EC Should Learn from Indonesia on How to Use Indelible Ink


SUBANG JAYA, 20 Sept: A chemistry expert revealed that the indelible ink used in the 13th General Election (GE-13) only contains one percent of silver nitrate.

Steven Ng said, the indelible ink used in elections, in general, have 10 to 18 percent of dissolved silver nitrate to leave a blackish mark and last several days.

“Various people have raised the issue regarding the use of indelible ink, including allegations saying that it is and isn’t permanent.

“But the Election Commission (EC) itself confirmed that the ink is not permanent in nature,” he said when testifying as a witness at the People’s Tribunal at the Empire Hotel today.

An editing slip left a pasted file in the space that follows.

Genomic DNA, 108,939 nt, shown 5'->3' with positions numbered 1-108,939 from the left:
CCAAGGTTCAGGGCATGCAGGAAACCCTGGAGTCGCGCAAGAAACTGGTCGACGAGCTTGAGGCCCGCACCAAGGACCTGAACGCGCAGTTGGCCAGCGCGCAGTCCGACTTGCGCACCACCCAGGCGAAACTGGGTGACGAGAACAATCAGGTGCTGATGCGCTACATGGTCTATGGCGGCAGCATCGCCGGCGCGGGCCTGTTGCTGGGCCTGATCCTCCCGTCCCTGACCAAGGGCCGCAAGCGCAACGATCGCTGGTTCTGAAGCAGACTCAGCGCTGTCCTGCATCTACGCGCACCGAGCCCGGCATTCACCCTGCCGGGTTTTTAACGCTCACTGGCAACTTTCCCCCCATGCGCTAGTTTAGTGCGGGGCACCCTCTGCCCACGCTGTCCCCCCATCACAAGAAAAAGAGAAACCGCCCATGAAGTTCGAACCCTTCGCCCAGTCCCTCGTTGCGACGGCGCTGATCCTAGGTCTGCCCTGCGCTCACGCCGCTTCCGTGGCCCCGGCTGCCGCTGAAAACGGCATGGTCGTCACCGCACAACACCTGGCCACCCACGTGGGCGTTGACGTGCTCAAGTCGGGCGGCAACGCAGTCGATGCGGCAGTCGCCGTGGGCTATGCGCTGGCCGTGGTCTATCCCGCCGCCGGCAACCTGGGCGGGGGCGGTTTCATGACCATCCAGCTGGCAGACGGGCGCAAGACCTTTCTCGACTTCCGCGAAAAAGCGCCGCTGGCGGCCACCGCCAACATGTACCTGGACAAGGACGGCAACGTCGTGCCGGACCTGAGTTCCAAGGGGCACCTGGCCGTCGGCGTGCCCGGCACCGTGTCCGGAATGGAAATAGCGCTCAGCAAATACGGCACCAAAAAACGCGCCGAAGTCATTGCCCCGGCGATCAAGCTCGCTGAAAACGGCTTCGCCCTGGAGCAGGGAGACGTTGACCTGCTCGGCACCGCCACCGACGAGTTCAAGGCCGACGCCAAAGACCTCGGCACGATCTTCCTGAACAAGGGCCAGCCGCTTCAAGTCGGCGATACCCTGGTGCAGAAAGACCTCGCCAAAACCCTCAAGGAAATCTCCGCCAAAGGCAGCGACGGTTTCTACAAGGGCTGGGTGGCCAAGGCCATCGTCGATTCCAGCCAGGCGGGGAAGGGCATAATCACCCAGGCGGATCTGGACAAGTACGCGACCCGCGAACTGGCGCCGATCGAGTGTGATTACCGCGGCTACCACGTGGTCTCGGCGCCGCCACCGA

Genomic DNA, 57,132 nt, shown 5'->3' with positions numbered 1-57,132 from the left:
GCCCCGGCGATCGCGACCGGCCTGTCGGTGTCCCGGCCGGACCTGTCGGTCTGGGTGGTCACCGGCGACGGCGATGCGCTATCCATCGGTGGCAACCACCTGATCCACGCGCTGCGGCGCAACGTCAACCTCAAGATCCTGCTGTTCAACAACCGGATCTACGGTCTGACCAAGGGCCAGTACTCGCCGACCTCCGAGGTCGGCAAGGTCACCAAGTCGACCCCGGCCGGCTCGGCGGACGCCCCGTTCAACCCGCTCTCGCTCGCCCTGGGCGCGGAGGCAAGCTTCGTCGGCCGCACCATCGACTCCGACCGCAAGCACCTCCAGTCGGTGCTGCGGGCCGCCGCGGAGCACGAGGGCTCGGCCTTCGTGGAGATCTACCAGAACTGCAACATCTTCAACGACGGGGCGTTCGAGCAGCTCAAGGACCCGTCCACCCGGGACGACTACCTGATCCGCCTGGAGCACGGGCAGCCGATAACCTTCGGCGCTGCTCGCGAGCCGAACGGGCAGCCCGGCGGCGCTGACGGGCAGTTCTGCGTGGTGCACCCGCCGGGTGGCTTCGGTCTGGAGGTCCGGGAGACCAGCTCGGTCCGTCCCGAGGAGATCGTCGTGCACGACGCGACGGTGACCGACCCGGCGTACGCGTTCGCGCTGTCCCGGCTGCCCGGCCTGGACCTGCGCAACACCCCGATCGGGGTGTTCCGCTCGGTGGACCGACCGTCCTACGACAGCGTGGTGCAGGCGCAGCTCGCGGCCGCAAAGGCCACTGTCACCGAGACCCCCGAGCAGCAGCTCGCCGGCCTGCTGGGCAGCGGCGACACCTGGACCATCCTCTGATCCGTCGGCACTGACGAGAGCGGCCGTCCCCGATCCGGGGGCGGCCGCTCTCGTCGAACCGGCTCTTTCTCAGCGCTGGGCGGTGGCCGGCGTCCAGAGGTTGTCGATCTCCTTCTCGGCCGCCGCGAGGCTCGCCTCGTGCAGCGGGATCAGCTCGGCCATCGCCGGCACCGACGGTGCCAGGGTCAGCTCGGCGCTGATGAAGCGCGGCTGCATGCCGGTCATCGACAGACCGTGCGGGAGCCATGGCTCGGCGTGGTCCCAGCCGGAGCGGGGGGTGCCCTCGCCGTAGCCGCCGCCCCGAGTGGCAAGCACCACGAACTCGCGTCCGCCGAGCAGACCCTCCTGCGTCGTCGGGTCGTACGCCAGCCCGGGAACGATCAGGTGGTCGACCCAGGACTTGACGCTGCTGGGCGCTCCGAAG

Dismissing claims by the Ministry of Health saying that silver nitrate causes cancer as not authentic; Steven said that indelible ink painted on a finger takes about 30 to 40 seconds to be completely dry.

“The EC claimed that it dried on the fingers of voters in less than two seconds, when the indelible ink needs at least over 30 seconds to stay on the finger,” he said.

Meanwhile, the GE-13 People’s Tribunal panel member, Professor Ramlan Surbakti suggested for the EC to learn from Indonesia’s experience in the use of indelible ink.

This is following the use of indelible ink in the GE-13 causing controversy because it was easily removable.

“I have visited Malaysia twice to share experiences with the EC on Indonesian skills in the use of indelible ink.

“I was wondering why the EC did not want to ask other countries on the real way to use indelible ink,” he said.

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